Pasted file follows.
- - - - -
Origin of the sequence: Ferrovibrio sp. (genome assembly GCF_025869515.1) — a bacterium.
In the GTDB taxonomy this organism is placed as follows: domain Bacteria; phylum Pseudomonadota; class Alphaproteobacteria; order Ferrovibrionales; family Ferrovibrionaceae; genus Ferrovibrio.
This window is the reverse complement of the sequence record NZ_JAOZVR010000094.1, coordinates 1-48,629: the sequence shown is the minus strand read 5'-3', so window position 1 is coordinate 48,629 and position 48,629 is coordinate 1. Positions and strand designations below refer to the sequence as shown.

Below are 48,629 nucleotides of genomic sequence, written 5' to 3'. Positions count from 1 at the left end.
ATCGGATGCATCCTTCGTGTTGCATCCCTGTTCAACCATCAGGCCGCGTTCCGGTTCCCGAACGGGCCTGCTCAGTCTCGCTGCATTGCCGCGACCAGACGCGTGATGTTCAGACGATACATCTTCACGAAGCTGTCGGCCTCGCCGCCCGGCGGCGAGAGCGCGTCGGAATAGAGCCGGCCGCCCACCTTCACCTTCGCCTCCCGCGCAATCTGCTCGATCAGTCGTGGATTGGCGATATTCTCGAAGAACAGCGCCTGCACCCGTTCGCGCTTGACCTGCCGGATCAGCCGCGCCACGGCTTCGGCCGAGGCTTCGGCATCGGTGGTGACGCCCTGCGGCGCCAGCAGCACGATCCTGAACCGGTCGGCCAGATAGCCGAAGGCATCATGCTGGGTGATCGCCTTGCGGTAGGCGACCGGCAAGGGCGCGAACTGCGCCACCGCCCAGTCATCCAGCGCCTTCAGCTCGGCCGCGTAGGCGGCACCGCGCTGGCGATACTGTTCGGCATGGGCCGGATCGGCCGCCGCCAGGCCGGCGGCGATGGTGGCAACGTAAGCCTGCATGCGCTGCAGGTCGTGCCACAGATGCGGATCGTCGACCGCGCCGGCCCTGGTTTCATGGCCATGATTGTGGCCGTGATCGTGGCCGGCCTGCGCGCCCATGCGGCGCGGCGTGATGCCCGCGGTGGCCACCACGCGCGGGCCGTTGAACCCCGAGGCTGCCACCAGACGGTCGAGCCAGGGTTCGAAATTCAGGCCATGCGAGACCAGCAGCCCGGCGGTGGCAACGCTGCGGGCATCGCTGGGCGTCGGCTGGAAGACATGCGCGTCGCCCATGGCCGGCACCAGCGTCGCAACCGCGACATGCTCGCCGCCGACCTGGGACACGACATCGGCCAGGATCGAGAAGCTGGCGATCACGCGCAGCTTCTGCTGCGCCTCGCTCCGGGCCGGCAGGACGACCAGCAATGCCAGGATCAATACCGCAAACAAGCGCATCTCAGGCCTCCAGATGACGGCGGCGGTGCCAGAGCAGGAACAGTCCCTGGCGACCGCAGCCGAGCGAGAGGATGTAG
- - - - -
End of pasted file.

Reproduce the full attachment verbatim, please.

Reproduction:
Origin of the sequence: Ferrovibrio sp. (genome assembly GCF_025869515.1) — a bacterium.
In the GTDB taxonomy this organism is placed as follows: domain Bacteria; phylum Pseudomonadota; class Alphaproteobacteria; order Ferrovibrionales; family Ferrovibrionaceae; genus Ferrovibrio.
This window is the reverse complement of the sequence record NZ_JAOZVR010000094.1, coordinates 1-48,629: the sequence shown is the minus strand read 5'-3', so window position 1 is coordinate 48,629 and position 48,629 is coordinate 1. Positions and strand designations below refer to the sequence as shown.

Below are 48,629 nucleotides of genomic sequence, written 5' to 3'. Positions count from 1 at the left end.
ATCGGATGCATCCTTCGTGTTGCATCCCTGTTCAACCATCAGGCCGCGTTCCGGTTCCCGAACGGGCCTGCTCAGTCTCGCTGCATTGCCGCGACCAGACGCGTGATGTTCAGACGATACATCTTCACGAAGCTGTCGGCCTCGCCGCCCGGCGGCGAGAGCGCGTCGGAATAGAGCCGGCCGCCCACCTTCACCTTCGCCTCCCGCGCAATCTGCTCGATCAGTCGTGGATTGGCGATATTCTCGAAGAACAGCGCCTGCACCCGTTCGCGCTTGACCTGCCGGATCAGCCGCGCCACGGCTTCGGCCGAGGCTTCGGCATCGGTGGTGACGCCCTGCGGCGCCAGCAGCACGATCCTGAACCGGTCGGCCAGATAGCCGAAGGCATCATGCTGGGTGATCGCCTTGCGGTAGGCGACCGGCAAGGGCGCGAACTGCGCCACCGCCCAGTCATCCAGCGCCTTCAGCTCGGCCGCGTAGGCGGCACCGCGCTGGCGATACTGTTCGGCATGGGCCGGATCGGCCGCCGCCAGGCCGGCGGCGATGGTGGCAACGTAAGCCTGCATGCGCTGCAGGTCGTGCCACAGATGCGGATCGTCGACCGCGCCGGCCCTGGTTTCATGGCCATGATTGTGGCCGTGATCGTGGCCGGCCTGCGCGCCCATGCGGCGCGGCGTGATGCCCGCGGTGGCCACCACGCGCGGGCCGTTGAACCCCGAGGCTGCCACCAGACGGTCGAGCCAGGGTTCGAAATTCAGGCCATGCGAGACCAGCAGCCCGGCGGTGGCAACGCTGCGGGCATCGCTGGGCGTCGGCTGGAAGACATGCGCGTCGCCCATGGCCGGCACCAGCGTCGCAACCGCGACATGCTCGCCGCCGACCTGGGACACGACATCGGCCAGGATCGAGAAGCTGGCGATCACGCGCAGCTTCTGCTGCGCCTCGCTCCGGGCCGGCAGGACGACCAGCAATGCCAGGATCAATACCGCAAACAAGCGCATCTCAGGCCTCCAGATGACGGCGGCGGTGCCAGAGCAGGAACAGTCCCTGGCGACCGCAGCCGAGCGAGAGGATGTAG